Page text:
When I was a teenager, I experienced a number of frustrating occasions where my actions in some matter were deemed wrongly motivated.
This is to say, my desire to either avoid getting in trouble, to prevent others from thinking ill of me, or to otherwise live up to the expectations of those with authority over me was considered of greater importance than the fact that I did, ultimately, do the right thing.
(As if image management and the avoidance of penalties aren’t legitimate motivations that most adults practice every other day.)
While I understand the desire to capture the hearts and minds of others in some matters – especially those pertaining to social justice – it’s important to recognize that for some people, it may never actually happen.
Some people may never advance any further than behaving correctly to escape social stigma.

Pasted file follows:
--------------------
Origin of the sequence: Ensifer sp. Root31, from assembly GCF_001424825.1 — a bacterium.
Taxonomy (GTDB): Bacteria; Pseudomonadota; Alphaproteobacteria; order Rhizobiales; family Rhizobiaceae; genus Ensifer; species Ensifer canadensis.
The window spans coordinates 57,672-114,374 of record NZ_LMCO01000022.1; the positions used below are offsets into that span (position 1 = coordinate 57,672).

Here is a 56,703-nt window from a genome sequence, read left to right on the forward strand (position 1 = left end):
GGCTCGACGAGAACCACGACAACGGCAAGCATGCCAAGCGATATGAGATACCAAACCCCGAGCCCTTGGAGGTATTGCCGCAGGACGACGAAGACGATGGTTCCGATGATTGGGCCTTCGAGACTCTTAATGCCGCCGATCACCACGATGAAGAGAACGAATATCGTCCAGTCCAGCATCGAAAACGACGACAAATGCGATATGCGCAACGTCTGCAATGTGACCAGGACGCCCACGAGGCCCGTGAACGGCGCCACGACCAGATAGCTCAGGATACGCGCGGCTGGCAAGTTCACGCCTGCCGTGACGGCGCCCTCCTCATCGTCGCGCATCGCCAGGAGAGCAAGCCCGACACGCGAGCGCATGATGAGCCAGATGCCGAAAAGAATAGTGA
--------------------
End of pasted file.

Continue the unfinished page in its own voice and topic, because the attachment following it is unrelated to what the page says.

If nothing else, changing attitudes can take a very long time. As such, we need to be okay with receiving whatever concessions we can get in the interim. Wanting something, but only the right way, is often a recipe for getting a whole lot of nothing.
Oftentimes, we just need to accept the sour grapes and worry about making fine wine later.
I’m reminded of an undergraduate class I took on conservation biology. We had just finished discussing what’s known as ecosystem services – that is, all the functions the natural world performs in order to keep us alive (e.g. providing oxygen and drinking water, pollination, waste decomposition, medicinal resources, energy, soil formation – the list goes on).
Next, the professor explained how environmental economists had actually quantified all these services. In 1997, they calculated the price it would cost for humans to reproduce what nature does for free: an average of $33 trillion US a year.